Samsung’s latest earbuds reserve their best features for pairing with a Galaxy handset.

But it isn’t just software and firmware updates that are an issue. Even the controls that map your media playback options are often dictated by whether you’re using the same brand of smartphone that matches your buds, which also affects whether or not you can check your battery life, switch your devices, or activate quick pairing. From OnePlus’ Audio ID to Huawei’s Audio Connection Center, it seems brands love their proprietary twists. For example, Huawei’s FreeBuds 3i only enjoy auto-pairing and ultra-low latency when connected with a recent Huawei device, while the FreeBuds 4 reserve quick pairing and the ability to transfer playback from a smartphone to a Huawei TV or tablet when paired with devices powered by Harmony OS. These kinds of proprietary functions are becoming an issue with more and more manufacturers.

And who does this benefit? Certainly not us, the consumers. If it’s possible for companies like JLab to provide us with cross-platform features and updates on iOS and Android, why is it so difficult for Apple, Samsung, Huawei, OnePlus, et al., to do the same?

AirPods Pro (1st generation) being worn in a person's ears.

One can only speculate that it’s to embed each of these brands’ “fan bases” so that consumers are more inclined to return back to the same company when they wish to upgrade. And it makes perfect, cynical sense, right? The more products that you own from one brand, with all of its specific features and connectivity, the less likely you are to go elsewhere and put yourself at the huge inconvenience of having to set everything up again from scratch.

As reasonable as it is for Samsung, Apple, or any brand to build better experiences for its customers, some of these choices and their implementation unnecessarily restrict the experience of customers outside of their respective ecosystems. Of course, this is true of all products within exclusive ecosystems, yet this is felt far more keenly with headphones — buds or cans with a singular, simple focus for listening to music on the go  — compared to a more multi-faceted device like a smartphone or a smartwatch which have far more varied use cases.

Furthermore, any pretext that brands that choose to limit their headset functionality are doing so in order to serve the advancement of the tech community can only be assumed as false. While this can sometimes be a fair claim with other device types which require specific hardware or software, very few of the audio features we’ve discussed here — including things as simple as a mere EQ setting — couldn’t be deployed more universally with the resources at the disposal of these tech giants.

So, which brands out there play nicely?

A person wearing the Sony wf 1000xm4 in their ears.

Thankfully, there is a selection of true wireless buds that provide their users with broad support across multiple operating systems. This list is by no means extensive but should act as a starting reference to get you on your way.

  • Sony WF-1000XM4: By far amongst the most attractive and sought-after buds on the market today. The Headphones Connect app for Android and iOS contains a lot of must-have features for dialing in your EQ and honing your sound.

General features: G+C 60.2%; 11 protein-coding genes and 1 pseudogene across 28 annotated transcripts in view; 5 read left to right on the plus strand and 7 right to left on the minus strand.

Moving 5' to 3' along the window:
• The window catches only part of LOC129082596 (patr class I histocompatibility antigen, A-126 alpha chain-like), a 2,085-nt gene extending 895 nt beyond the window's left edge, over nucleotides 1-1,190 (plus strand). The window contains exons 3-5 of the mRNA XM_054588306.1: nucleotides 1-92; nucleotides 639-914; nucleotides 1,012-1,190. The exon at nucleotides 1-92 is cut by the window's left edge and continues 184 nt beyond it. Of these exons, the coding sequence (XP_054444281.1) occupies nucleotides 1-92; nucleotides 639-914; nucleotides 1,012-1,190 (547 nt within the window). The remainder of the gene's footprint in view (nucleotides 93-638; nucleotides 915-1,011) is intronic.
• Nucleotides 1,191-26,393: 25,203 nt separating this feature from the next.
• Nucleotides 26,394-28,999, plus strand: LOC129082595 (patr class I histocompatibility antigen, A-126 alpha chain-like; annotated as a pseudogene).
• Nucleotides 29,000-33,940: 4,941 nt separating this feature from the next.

• Sennheiser Momentum True Wireless 3: With their Smart Control app, Android and iPhone users can enjoy adjusting their ANC controls and much more, with the added benefit of hosting both aptX and AAC Bluetooth codecs.
  • Anker Soundcore Liberty Air 2: You would struggle to find a better pair of earbuds worth their price tag than these. For $99, you receive aptX and AAC Bluetooth codecs, as well as a string of great features in the Soundcore app, which is essential to get the most out of some of the best microphones on the market.
  • Sony Linkbuds S: Although the LDAC Bluetooth codec isn’t quite as steady as aptX, their inclusion in these buds means that Android users have a high-quality audio option. iOS users aren’t left out, though, they can take advantage of AAC. They also boast Sony’s Headphones Connect app to alter preset and custom EQ options.

What to look out for to avoid proprietary features on your next pair of earbuds

oneplus 10 pro earbuds and charger

Ryan Haines / Android Authority

The first thing to check is the connectivity options that you have available to you on your device in the settings menu (you’ll want to pick a pair of earbuds that supports your chosen Bluetooth codec, as you’ll be forced onto the lower-quality SBC codec if your buds and smartphone don’t match up.)

You should also check to see if the app that is available for those buds is supported by your device’s operating system. That way, you can be sure that’ll you’ll have access to all of the updates and features to get the best out of your earbuds. Also, if you’re looking to get involved with 3D audio capabilities, check to see if your device hosts either Dolby Atmos support or proprietary brandings like Spatial Audio or 360 Reality Audio. Having one of these options available to you on your phone will be necessary if you want to take advantage of your earbuds’ 3D audio functions.

There are also some other smart features that you’ll want to check that your device supports, such as fast pairing, virtual assistant, and touch control mapping, before purchasing the buds of your choice.

Ultimately, brands are entitled to do as they please, whether we agree with their practices or not. One of the blessings of the current competitive market is that there’s always competition looking to diversify their customer base. The best we can do on our end before pressing that “buy” button is to double-check that we have the appropriate device to take full advantage of all of the state-of-the-art features that big earbud developers design for us.